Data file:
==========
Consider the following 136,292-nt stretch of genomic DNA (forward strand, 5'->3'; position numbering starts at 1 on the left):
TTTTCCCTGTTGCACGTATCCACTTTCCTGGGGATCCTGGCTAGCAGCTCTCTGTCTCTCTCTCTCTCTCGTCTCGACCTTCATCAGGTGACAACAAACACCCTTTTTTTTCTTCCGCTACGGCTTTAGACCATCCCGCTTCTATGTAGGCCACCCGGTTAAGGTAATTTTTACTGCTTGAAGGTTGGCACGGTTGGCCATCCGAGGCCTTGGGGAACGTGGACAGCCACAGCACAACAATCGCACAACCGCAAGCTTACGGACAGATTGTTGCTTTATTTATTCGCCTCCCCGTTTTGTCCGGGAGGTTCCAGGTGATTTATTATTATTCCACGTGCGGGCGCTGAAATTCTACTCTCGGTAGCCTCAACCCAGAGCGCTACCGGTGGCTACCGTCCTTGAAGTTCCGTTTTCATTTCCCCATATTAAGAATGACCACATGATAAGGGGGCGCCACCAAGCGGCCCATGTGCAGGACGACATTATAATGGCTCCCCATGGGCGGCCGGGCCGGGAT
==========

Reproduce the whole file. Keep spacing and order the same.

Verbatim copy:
Consider the following 136,292-nt stretch of genomic DNA (forward strand, 5'->3'; position numbering starts at 1 on the left):
TTTTCCCTGTTGCACGTATCCACTTTCCTGGGGATCCTGGCTAGCAGCTCTCTGTCTCTCTCTCTCTCTCGTCTCGACCTTCATCAGGTGACAACAAACACCCTTTTTTTTCTTCCGCTACGGCTTTAGACCATCCCGCTTCTATGTAGGCCACCCGGTTAAGGTAATTTTTACTGCTTGAAGGTTGGCACGGTTGGCCATCCGAGGCCTTGGGGAACGTGGACAGCCACAGCACAACAATCGCACAACCGCAAGCTTACGGACAGATTGTTGCTTTATTTATTCGCCTCCCCGTTTTGTCCGGGAGGTTCCAGGTGATTTATTATTATTCCACGTGCGGGCGCTGAAATTCTACTCTCGGTAGCCTCAACCCAGAGCGCTACCGGTGGCTACCGTCCTTGAAGTTCCGTTTTCATTTCCCCATATTAAGAATGACCACATGATAAGGGGGCGCCACCAAGCGGCCCATGTGCAGGACGACATTATAATGGCTCCCCATGGGCGGCCGGGCCGGGAT